Thomas Sowell Argues Income Inequality And Institutional Racism Aren’t Really Problems [AUDIO]

Jamie Weinstein Senior Writer
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Legendary economist Thomas Sowell is as impressed with Bernie Sanders and Hillary Clinton’s ideas as he is with Atlantic writer Ta-Nehisi Coates’ — which is to say, not much.

Sowell, currently a senior fellow at Stanford University’s Hoover Institution, is out with a new book, “Wealth, Poverty and Politics: An International Perspective.” Last week, he opened up about his new book and topics related to it in an interview on the “Hugh Hewitt Show,” guest-hosted by this writer.

Asked about in-vogue author Ta-Nehisi Coates and his theory that black America’s plight can be blamed on institutional racism, Sowell said, “It’s hard to know whether to laugh or cry.”

“What bothers me is that when he says things like that there is no need to produce one speck of evidence to back that up,” he elaborated. “You simply make the assertion and it’s repeated enough — it’s the old formula by Nazi propaganda minister Joseph Goebbels, that the people will believe any lie if it’s big enough and told loud enough, often enough. And that’s the basis of so many of these things that are said. Once you start getting into facts, then all of this stuff crumbles. But the problem is neither the media nor a good share of academia feel like testing these fashionable notions.”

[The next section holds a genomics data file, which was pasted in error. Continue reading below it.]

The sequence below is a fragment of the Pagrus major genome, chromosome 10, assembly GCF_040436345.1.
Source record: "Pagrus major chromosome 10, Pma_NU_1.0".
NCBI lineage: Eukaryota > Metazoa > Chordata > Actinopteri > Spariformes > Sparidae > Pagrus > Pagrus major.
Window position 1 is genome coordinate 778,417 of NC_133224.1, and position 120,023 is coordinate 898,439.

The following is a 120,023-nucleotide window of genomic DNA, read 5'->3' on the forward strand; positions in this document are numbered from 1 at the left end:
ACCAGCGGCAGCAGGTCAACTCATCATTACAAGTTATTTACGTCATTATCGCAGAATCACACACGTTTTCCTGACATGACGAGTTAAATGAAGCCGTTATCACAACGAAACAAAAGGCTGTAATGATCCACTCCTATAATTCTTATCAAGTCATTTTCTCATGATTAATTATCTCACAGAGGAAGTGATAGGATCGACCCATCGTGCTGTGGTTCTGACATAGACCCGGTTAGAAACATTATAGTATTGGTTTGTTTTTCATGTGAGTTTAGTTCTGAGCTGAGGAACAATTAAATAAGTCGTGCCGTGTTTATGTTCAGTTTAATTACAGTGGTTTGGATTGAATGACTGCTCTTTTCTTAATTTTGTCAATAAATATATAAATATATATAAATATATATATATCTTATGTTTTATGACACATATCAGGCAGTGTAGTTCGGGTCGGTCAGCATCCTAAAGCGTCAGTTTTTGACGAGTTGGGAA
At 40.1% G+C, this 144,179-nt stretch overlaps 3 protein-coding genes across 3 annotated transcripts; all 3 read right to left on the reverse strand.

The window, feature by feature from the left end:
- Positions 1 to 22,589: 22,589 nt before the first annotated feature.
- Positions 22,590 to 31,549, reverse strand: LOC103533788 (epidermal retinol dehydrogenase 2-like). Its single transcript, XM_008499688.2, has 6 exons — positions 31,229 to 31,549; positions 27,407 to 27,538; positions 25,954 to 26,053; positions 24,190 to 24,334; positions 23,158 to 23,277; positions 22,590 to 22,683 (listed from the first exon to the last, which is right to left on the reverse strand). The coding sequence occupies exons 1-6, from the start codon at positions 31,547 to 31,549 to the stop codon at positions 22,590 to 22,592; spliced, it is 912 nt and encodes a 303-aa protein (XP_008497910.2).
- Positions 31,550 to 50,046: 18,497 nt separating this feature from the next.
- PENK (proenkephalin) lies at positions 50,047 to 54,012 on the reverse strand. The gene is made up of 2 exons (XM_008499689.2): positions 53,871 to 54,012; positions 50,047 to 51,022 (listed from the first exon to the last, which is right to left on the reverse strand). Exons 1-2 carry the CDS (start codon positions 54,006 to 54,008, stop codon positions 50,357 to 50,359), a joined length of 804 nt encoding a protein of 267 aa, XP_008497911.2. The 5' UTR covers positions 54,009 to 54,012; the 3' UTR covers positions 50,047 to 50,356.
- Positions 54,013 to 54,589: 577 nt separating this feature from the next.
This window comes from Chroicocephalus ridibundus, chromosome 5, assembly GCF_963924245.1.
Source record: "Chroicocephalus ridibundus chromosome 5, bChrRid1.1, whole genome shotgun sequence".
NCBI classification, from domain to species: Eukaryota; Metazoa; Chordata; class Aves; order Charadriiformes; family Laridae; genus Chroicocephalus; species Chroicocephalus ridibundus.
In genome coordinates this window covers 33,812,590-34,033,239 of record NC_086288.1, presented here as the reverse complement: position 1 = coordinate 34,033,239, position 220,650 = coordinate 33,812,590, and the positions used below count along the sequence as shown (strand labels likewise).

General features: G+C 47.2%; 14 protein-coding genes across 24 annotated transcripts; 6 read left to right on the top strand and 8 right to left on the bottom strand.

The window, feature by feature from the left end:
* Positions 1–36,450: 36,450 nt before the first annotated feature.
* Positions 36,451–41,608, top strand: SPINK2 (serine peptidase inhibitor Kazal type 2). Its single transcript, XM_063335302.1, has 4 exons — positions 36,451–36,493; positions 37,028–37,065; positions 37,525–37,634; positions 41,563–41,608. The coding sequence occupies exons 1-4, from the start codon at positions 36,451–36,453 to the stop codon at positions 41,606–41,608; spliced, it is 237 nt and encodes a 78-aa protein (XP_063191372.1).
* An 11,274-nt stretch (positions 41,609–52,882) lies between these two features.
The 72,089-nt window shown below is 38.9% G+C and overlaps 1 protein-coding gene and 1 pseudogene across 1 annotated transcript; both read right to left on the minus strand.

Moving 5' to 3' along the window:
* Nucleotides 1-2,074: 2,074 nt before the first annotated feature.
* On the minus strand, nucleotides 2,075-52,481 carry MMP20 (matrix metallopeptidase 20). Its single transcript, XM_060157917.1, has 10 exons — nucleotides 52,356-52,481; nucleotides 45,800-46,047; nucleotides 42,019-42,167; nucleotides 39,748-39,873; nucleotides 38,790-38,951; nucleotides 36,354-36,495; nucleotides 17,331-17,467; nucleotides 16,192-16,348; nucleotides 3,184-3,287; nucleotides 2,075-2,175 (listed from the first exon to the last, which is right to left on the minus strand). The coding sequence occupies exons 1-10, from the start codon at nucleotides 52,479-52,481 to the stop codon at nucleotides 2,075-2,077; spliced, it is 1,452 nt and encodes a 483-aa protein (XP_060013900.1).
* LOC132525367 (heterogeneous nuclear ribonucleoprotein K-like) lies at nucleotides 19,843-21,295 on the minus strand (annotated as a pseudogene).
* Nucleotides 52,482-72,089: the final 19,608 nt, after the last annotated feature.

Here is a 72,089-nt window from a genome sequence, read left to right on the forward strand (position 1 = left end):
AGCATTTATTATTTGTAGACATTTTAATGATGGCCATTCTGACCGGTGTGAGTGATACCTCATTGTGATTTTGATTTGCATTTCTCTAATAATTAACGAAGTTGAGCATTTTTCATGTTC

As for the idea promoted by current Democratic presidential contenders Sanders and Clinton that income equality is one of the great problems facing America today, Sowell says, “I think that we’ve become a nation of charlatans and sheep.”

“I am sure that among hunter gatherers there was not nearly as much inequality as there is today in America — do we want to become hunter gatherers?” he continued. “In other words, do we want to argue about different slices of the economic pie, or do we want to make the pie bigger?”

“Now the history of the United States in the 20th century shows an incredible increase in prosperity over that century,” he added. “And it was brought about not because some people’s slice of the pie got bigger — the whole pie got bigger. And so everybody had an increase in prosperity.”

Listen to part one of the interview above and part two of the interview below:

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